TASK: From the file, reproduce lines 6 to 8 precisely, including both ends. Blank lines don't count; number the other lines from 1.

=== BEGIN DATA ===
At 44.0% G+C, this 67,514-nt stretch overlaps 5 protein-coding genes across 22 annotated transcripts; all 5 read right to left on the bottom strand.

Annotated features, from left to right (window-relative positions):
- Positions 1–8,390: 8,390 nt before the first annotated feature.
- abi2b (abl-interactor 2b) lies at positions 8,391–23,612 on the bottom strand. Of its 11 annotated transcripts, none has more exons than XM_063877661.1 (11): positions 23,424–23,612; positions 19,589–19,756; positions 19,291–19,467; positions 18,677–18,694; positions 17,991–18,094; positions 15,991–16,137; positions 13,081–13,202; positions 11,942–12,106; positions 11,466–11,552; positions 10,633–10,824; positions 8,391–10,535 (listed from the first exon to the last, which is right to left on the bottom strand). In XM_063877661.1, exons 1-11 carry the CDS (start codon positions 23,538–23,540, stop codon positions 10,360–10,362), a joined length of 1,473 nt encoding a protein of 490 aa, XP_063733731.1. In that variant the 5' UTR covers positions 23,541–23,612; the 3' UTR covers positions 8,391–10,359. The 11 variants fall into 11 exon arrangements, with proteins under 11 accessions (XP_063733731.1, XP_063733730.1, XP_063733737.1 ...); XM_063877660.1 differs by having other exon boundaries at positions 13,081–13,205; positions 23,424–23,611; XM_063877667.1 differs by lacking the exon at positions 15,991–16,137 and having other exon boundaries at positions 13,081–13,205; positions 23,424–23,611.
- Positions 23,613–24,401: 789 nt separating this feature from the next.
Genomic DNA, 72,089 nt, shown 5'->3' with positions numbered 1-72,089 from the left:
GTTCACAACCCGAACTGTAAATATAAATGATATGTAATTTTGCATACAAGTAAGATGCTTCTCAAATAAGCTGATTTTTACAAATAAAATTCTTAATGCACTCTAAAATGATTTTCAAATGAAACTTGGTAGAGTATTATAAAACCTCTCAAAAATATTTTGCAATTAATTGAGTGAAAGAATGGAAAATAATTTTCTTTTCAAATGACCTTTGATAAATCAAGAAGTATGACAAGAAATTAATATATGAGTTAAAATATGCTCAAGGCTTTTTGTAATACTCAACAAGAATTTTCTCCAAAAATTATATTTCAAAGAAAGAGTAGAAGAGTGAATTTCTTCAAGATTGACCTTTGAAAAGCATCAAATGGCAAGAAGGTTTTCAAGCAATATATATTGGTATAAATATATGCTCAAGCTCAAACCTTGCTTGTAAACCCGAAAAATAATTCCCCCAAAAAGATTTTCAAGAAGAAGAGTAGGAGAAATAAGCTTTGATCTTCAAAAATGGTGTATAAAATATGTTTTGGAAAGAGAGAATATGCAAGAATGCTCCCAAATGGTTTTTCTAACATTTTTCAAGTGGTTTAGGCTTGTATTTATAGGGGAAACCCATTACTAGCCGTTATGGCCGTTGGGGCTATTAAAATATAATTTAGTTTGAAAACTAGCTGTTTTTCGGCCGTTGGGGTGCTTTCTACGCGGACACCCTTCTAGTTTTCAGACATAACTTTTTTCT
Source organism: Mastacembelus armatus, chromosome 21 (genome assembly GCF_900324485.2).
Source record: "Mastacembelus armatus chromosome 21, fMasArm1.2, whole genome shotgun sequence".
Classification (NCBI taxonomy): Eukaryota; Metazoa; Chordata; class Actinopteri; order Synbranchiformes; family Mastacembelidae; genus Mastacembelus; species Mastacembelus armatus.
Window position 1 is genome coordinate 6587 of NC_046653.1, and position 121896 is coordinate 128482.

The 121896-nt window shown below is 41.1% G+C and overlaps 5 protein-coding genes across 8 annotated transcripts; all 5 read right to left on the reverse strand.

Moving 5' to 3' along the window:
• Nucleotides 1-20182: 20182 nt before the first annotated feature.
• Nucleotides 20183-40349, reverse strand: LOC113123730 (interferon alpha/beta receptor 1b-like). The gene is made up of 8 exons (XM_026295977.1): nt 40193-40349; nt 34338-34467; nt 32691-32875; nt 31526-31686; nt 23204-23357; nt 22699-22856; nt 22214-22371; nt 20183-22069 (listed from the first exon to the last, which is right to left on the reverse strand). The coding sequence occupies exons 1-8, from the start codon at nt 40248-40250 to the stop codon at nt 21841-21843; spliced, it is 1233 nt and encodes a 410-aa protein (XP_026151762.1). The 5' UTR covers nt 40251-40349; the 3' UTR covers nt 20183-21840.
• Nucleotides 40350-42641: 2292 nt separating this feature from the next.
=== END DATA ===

Genomic DNA, 72,089 nt, shown 5'->3' with positions numbered 1-72,089 from the left:
GTTCACAACCCGAACTGTAAATATAAATGATATGTAATTTTGCATACAAGTAAGATGCTTCTCAAATAAGCTGATTTTTACAAATAAAATTCTTAATGCACTCTAAAATGATTTTCAAATGAAACTTGGTAGAGTATTATAAAACCTCTCAAAAATATTTTGCAATTAATTGAGTGAAAGAATGGAAAATAATTTTCTTTTCAAATGACCTTTGATAAATCAAGAAGTATGACAAGAAATTAATATATGAGTTAAAATATGCTCAAGGCTTTTTGTAATACTCAACAAGAATTTTCTCCAAAAATTATATTTCAAAGAAAGAGTAGAAGAGTGAATTTCTTCAAGATTGACCTTTGAAAAGCATCAAATGGCAAGAAGGTTTTCAAGCAATATATATTGGTATAAATATATGCTCAAGCTCAAACCTTGCTTGTAAACCCGAAAAATAATTCCCCCAAAAAGATTTTCAAGAAGAAGAGTAGGAGAAATAAGCTTTGATCTTCAAAAATGGTGTATAAAATATGTTTTGGAAAGAGAGAATATGCAAGAATGCTCCCAAATGGTTTTTCTAACATTTTTCAAGTGGTTTAGGCTTGTATTTATAGGGGAAACCCATTACTAGCCGTTATGGCCGTTGGGGCTATTAAAATATAATTTAGTTTGAAAACTAGCTGTTTTTCGGCCGTTGGGGTGCTTTCTACGCGGACACCCTTCTAGTTTTCAGACATAACTTTTTTCT
Source organism: Mastacembelus armatus, chromosome 21 (genome assembly GCF_900324485.2).